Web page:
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US Naval Air Systems Command confirms today that a fifth MV-22 -- and the first US-based aircraft – is afflicted with the same “loose bolts” problem that caused the fleet to be grounded earlier this week
This discovery means all “high-time” V-22 airframes may have a safety-critical design problem, and is not isolated to the four Iraq-based MV-22s previously found with the problem.
The bolts are used to attach a swashplate that controls the pitch of the propeller blade. If the swashplate comes loose during flight, the aircraft could crash.
“You would essentially lose control of the aircraft,” Col Matt Mulhern, V-22 programme manager, told FlightGlobal.com.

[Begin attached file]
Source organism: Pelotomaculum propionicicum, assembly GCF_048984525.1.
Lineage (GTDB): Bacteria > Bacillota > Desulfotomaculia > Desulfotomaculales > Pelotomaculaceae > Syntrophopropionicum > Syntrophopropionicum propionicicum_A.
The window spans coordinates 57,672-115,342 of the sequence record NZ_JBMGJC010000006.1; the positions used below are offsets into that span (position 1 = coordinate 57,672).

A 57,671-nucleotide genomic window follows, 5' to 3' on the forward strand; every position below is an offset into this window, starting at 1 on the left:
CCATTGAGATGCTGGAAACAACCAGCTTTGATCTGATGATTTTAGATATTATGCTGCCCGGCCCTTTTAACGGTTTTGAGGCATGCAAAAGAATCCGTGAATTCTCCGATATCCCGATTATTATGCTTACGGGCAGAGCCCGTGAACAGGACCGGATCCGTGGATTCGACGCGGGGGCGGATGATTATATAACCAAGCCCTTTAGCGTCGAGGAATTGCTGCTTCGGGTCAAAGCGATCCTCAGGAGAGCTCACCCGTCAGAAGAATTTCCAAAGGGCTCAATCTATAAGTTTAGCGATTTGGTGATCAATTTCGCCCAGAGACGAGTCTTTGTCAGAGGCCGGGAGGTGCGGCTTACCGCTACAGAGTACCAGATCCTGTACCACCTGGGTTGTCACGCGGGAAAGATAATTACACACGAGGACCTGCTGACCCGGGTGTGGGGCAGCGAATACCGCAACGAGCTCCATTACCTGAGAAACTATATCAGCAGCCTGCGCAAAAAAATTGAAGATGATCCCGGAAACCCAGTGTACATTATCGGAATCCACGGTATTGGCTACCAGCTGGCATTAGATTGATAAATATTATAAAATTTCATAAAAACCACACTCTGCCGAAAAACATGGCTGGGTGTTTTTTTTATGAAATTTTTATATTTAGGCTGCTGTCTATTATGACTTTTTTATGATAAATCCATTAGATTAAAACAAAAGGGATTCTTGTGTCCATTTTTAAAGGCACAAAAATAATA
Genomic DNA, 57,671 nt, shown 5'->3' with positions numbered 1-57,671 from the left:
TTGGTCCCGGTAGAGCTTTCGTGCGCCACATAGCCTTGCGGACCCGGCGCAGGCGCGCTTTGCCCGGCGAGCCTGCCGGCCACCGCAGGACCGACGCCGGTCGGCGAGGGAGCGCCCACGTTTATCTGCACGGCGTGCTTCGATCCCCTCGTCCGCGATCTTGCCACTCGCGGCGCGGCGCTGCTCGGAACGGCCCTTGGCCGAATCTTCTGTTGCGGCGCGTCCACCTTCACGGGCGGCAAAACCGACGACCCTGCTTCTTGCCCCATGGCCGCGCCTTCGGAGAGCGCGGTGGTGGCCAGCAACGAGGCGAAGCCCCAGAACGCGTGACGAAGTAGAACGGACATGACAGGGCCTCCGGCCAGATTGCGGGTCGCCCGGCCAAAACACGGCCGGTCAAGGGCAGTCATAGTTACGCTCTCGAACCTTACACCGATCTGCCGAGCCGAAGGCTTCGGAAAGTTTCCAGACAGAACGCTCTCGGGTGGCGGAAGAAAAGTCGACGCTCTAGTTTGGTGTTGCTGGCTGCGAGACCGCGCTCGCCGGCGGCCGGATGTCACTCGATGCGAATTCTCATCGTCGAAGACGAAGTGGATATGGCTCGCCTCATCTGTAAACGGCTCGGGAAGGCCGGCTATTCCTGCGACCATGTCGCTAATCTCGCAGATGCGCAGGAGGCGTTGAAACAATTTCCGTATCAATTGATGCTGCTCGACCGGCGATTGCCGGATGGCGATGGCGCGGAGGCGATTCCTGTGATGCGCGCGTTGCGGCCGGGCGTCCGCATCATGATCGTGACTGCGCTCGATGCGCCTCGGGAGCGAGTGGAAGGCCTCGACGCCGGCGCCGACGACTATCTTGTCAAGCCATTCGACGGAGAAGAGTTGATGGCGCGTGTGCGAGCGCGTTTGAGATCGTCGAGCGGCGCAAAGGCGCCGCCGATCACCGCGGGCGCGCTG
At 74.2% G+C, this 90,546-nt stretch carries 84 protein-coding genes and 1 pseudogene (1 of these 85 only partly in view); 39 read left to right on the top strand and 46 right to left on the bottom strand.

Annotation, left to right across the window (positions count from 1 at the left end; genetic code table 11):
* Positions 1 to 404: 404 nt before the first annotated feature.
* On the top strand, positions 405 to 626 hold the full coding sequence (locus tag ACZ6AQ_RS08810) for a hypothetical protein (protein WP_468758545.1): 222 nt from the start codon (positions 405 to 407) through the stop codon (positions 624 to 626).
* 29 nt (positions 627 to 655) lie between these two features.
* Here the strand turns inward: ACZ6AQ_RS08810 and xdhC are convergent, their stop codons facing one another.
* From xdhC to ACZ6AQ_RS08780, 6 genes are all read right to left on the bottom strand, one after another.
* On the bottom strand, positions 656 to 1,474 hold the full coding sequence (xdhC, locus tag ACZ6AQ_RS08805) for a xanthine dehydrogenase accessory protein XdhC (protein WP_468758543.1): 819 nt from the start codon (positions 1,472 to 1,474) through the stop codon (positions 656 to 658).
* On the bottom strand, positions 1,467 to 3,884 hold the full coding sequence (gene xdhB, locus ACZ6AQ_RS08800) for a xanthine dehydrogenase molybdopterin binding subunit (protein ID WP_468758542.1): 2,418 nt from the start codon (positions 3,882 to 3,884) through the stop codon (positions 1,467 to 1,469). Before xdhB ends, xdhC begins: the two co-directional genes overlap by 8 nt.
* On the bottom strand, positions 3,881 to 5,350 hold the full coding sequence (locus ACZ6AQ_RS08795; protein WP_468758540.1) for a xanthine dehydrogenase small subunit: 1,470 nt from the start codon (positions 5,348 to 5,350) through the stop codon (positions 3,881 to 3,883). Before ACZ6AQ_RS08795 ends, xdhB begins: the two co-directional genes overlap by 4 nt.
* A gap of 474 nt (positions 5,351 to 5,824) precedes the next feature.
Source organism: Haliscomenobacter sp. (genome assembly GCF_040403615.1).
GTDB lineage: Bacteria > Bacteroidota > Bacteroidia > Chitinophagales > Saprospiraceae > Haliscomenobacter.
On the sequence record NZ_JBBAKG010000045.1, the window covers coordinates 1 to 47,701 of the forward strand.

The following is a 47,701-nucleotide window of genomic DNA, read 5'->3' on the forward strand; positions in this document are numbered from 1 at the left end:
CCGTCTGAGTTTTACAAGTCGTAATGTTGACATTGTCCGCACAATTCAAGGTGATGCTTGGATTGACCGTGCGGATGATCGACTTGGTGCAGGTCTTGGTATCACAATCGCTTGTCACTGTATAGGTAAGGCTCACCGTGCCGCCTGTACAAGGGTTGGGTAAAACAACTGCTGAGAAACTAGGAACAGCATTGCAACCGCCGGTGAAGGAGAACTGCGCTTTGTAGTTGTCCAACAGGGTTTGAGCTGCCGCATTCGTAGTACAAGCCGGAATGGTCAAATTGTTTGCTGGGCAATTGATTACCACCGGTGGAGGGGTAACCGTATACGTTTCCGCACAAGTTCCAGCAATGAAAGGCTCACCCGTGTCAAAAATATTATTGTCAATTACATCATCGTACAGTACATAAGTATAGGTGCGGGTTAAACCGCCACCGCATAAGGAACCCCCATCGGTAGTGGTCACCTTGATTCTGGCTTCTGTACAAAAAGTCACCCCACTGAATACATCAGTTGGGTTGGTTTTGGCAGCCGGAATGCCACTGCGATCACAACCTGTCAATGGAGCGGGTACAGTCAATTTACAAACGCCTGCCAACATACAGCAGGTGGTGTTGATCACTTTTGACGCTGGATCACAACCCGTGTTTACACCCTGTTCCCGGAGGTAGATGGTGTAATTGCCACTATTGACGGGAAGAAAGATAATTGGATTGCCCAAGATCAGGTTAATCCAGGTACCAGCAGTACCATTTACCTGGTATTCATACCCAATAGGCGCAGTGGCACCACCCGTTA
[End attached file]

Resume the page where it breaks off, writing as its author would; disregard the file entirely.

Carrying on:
A precautionary order that temporarily grounded all 84 BellBoeing V-22 Ospreys currently in service marred a celebration for the US Air Force CV-22 programme’s latest milestone event.
The CV-22 fleet passed the initial operational capability (IOC) milestone on 19 March. The IOC event officially ushers the new aircraft type into combat service, although the USAF has already deployed CV-22s.
Two days later, however, a US Marine Corps MV-22 crew in Iraq heard unusual noises after landing, and discovered four bolts had shaken loose inside one of the engine nacelles, said a spokesman for the US Naval Air Systems Command.
The missing bolts are supposed to hold in place a fixed swashplate that transmits flight control inputs governing the V-22’s blade pitch during helicopter mode, according to NAVAIR.